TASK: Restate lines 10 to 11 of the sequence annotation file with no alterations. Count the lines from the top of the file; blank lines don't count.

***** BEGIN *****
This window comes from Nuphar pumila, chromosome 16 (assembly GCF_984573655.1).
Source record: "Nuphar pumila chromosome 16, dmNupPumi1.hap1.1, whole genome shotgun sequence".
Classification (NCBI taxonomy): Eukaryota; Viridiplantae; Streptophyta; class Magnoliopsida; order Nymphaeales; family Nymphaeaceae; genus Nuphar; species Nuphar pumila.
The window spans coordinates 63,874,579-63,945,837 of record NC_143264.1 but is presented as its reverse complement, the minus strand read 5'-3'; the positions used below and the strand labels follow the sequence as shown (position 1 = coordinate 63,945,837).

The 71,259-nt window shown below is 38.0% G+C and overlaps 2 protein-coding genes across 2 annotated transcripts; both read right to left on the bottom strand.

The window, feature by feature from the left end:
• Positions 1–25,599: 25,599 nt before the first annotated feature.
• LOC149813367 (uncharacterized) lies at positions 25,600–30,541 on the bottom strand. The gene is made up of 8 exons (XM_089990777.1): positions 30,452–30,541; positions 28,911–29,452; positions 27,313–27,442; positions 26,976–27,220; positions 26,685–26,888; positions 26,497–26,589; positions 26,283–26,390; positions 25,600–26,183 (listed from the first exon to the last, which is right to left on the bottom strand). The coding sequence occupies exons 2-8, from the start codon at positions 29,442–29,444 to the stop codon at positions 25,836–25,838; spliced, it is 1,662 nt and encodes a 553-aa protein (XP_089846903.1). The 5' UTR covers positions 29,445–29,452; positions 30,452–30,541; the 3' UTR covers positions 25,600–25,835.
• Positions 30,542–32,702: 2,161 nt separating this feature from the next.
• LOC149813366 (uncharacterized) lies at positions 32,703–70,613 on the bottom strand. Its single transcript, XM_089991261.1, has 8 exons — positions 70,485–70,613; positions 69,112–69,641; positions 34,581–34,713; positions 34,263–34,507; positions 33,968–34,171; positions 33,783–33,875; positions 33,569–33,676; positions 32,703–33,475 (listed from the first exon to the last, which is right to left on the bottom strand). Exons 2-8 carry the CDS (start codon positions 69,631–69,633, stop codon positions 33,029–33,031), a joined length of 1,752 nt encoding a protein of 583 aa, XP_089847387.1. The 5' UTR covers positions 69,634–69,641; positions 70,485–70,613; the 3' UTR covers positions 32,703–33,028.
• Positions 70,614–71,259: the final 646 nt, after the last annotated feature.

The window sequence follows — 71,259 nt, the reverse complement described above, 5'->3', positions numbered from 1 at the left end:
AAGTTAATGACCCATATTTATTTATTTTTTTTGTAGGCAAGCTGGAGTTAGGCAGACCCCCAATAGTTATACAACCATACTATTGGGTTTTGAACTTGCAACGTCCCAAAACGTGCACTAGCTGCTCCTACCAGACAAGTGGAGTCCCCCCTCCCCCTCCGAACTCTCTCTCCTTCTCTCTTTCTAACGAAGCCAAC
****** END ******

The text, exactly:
• LOC149813366 (uncharacterized) lies at positions 32,703–70,613 on the bottom strand. Its single transcript, XM_089991261.1, has 8 exons — positions 70,485–70,613; positions 69,112–69,641; positions 34,581–34,713; positions 34,263–34,507; positions 33,968–34,171; positions 33,783–33,875; positions 33,569–33,676; positions 32,703–33,475 (listed from the first exon to the last, which is right to left on the bottom strand). Exons 2-8 carry the CDS (start codon positions 69,631–69,633, stop codon positions 33,029–33,031), a joined length of 1,752 nt encoding a protein of 583 aa, XP_089847387.1. The 5' UTR covers positions 69,634–69,641; positions 70,485–70,613; the 3' UTR covers positions 32,703–33,028.
• Positions 70,614–71,259: the final 646 nt, after the last annotated feature.